Coming out of beta, we saw that we weren't going to have those months to polish, and you know, look, if the beta feedback had been "Hey, everything's fantastic, you guys rock," this delay wouldn't have happened. But we came out of beta saying, "Look, we need some time to polish, we need some time to iterate on things like RvR," and so, we took the action. That's the whole point of beta, right?
GS: So, in terms of making sure the game was up to snuff in terms of quality, and offered enough to be interesting to players in the current massively multiplayer landscape, in your opinion, what does a modern game of this sort have to offer?
MJ: The quality level, in my estimation, has to be better than Dark Age of Camelot, has to be better than EverQuest, better than EverQuest II. You need that kind of quality. I think it's very safe to say, and I know I've said this before publicly, that World of Warcraft set a bar for quality that surpassed any other MMO in the industry. Love the game, hate the game; I don't think there are very many people who can argue about the quality of that one.
So, we have to try to match that. We can't go back to rely on what we did in Camelot or what other games have done in the past. We have to try to meet or exceed that quality bar that Blizzard has set.
GS: But quality aside, is it even relevant to still try to create the kind of "be-all, end-all" sort of game that features player-versus-player (PvP) gameplay, and also player-versus-environment gameplay, and also crafting, and also guilds and in-depth community features, plus all the other things that the all-in-one games of yesteryear tried to offer?
MJ: I think that's really up to the companies. If they want to spend the time and money to build up a team that can pull it off, like Blizzard did, they're certainly free to do it. I don't think there's any bar that can't be overcome, or any level you can't beat, and it doesn't matter whether you're talking about Blizzard, or BioWare, or really, any company. Any time a game is great, somebody can always do better, and somebody usually comes along and does do better. So, I think it's really up to the company as to whether they want to try to reach that bar.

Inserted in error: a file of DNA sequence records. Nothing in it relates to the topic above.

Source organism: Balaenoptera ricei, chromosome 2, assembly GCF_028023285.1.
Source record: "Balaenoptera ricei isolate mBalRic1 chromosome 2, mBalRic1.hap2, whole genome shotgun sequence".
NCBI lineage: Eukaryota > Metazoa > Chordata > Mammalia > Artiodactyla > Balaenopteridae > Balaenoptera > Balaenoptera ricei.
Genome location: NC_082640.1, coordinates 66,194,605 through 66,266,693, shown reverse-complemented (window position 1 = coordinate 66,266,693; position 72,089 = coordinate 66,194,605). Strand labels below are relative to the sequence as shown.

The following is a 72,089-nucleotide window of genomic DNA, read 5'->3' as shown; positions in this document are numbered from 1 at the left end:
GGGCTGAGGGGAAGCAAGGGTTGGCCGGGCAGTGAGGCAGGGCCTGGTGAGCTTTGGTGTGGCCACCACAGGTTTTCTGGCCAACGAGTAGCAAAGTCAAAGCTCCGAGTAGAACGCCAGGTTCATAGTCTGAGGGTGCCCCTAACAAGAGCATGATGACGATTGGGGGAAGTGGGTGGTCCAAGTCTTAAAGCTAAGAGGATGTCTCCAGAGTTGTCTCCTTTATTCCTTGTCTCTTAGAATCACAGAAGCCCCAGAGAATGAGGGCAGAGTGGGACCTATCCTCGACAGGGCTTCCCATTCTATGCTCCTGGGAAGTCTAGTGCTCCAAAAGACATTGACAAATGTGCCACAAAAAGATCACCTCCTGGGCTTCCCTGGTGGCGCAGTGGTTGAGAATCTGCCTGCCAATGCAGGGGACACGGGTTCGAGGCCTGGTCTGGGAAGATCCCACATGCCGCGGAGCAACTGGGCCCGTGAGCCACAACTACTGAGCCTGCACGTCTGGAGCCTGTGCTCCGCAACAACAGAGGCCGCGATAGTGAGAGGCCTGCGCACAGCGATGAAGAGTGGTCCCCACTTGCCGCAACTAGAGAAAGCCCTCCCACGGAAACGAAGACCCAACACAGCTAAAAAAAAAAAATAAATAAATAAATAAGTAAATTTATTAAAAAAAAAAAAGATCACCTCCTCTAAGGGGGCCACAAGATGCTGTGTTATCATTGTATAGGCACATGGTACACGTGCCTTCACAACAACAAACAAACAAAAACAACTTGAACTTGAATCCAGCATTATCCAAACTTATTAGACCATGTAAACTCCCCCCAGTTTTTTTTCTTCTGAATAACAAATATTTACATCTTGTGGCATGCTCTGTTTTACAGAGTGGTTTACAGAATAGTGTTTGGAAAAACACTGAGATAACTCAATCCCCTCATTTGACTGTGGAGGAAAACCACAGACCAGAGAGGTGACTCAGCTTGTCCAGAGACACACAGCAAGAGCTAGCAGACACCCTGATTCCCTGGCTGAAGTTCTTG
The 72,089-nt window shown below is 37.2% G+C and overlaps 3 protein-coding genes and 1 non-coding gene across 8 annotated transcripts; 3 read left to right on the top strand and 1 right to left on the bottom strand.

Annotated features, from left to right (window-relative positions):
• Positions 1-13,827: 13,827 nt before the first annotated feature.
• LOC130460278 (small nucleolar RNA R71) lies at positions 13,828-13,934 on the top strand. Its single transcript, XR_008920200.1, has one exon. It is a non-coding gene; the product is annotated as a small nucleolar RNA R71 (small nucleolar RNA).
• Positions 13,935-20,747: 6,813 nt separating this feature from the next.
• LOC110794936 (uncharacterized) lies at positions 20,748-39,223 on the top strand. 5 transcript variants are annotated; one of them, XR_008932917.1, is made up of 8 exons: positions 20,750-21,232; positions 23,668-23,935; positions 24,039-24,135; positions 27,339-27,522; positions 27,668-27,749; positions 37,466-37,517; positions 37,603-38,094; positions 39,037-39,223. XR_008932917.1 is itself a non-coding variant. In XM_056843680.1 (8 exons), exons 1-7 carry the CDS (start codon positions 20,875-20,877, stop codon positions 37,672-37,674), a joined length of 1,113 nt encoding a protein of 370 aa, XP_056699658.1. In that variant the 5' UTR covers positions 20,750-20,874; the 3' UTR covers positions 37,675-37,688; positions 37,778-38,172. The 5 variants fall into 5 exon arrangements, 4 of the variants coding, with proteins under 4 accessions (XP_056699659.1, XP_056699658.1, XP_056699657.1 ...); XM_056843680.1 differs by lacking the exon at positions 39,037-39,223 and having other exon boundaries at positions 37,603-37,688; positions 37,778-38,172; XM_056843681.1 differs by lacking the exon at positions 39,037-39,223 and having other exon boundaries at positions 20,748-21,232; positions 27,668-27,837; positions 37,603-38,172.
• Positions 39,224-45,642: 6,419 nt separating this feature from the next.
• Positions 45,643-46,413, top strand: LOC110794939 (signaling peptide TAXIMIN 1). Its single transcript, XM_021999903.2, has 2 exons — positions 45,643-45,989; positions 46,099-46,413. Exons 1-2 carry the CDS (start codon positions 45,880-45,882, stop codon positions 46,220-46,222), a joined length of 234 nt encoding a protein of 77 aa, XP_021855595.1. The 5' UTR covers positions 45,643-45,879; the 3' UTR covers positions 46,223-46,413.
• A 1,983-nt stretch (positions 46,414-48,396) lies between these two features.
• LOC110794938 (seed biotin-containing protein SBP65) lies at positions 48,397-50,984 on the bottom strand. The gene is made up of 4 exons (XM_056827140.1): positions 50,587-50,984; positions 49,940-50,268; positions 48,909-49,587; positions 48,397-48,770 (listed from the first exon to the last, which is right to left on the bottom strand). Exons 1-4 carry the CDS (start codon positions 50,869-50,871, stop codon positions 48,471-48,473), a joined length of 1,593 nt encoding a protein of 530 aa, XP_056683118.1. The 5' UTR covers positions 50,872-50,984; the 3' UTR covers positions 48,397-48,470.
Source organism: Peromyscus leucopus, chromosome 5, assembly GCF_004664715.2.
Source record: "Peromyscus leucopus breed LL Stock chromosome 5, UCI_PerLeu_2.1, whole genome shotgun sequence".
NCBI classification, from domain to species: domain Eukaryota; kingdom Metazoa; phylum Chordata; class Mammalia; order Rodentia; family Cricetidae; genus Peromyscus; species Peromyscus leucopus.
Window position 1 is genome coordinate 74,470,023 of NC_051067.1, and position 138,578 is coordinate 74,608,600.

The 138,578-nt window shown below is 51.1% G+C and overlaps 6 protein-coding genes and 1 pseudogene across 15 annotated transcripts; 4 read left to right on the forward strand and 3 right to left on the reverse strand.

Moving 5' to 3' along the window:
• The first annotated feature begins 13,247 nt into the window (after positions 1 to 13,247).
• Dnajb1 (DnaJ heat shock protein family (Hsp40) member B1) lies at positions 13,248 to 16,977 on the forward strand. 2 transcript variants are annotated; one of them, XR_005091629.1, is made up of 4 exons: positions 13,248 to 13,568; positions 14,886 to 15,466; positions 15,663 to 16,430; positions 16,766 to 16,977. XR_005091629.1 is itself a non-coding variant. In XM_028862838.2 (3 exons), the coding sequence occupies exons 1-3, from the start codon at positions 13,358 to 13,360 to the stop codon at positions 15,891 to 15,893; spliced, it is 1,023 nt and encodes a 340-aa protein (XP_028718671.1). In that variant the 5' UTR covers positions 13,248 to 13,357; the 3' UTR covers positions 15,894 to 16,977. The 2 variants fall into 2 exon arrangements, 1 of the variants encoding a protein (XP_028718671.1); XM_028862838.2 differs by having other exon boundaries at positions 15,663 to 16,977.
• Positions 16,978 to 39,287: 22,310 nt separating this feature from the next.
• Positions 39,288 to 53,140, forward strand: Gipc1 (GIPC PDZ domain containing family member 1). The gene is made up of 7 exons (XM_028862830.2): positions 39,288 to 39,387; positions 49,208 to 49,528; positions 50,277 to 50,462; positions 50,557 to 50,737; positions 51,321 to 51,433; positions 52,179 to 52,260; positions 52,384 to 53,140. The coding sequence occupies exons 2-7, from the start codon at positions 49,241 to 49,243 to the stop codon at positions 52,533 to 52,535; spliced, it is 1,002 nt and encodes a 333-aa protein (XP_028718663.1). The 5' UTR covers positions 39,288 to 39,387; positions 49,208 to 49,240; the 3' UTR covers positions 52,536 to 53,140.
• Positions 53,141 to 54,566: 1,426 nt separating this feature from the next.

In our case, our focus, again, is RvR. It's the hobby of Warhammer. What we're trying to do is deliver a really great game focused heavily on RvR. That's going to be one of our "hooks." If the RvR in our game isn't great, everything we hope it will be, then it isn't going to be a great game. So, are we trying to put in absolutely everything that Blizzard has, especially now with Burning Crusade on the market? No, I think that would be a mistake. Are we looking to focus on the things we know we can do well, and throw in some new innovations and twists that we hope players will enjoy? Absolutely.
GS: In your opinion, what is it about the competitive RvR experience that gets people excited?
MJ: Well, we can't talk about some things, obviously, but some of the things we have talked about is the sacking of the cities. We think that the fun that people will have and the rewards they'll earn, and the challenges that are involved in sacking a city, are unlike any other RvR or PvP game that we know of...in the West. [Laughs.] I can't swear that's true for games in Asia as well, but I do know that in North America and Europe, on the MMO side, our RvR experience is going to set a new standard for fun. And we hope that will encourage players to keep coming back for more.
GS: Aside from the fact that the massively multiplayer audience has matured, and now there is a sizeable population of veterans who might look for a hardcore competitive experience, how will Warhammer Online appeal to beginners and get them to buy into competitive RvR play, beyond the usual experience of getting yelled at by hyperactive 12-year-olds who play competitive games day and night?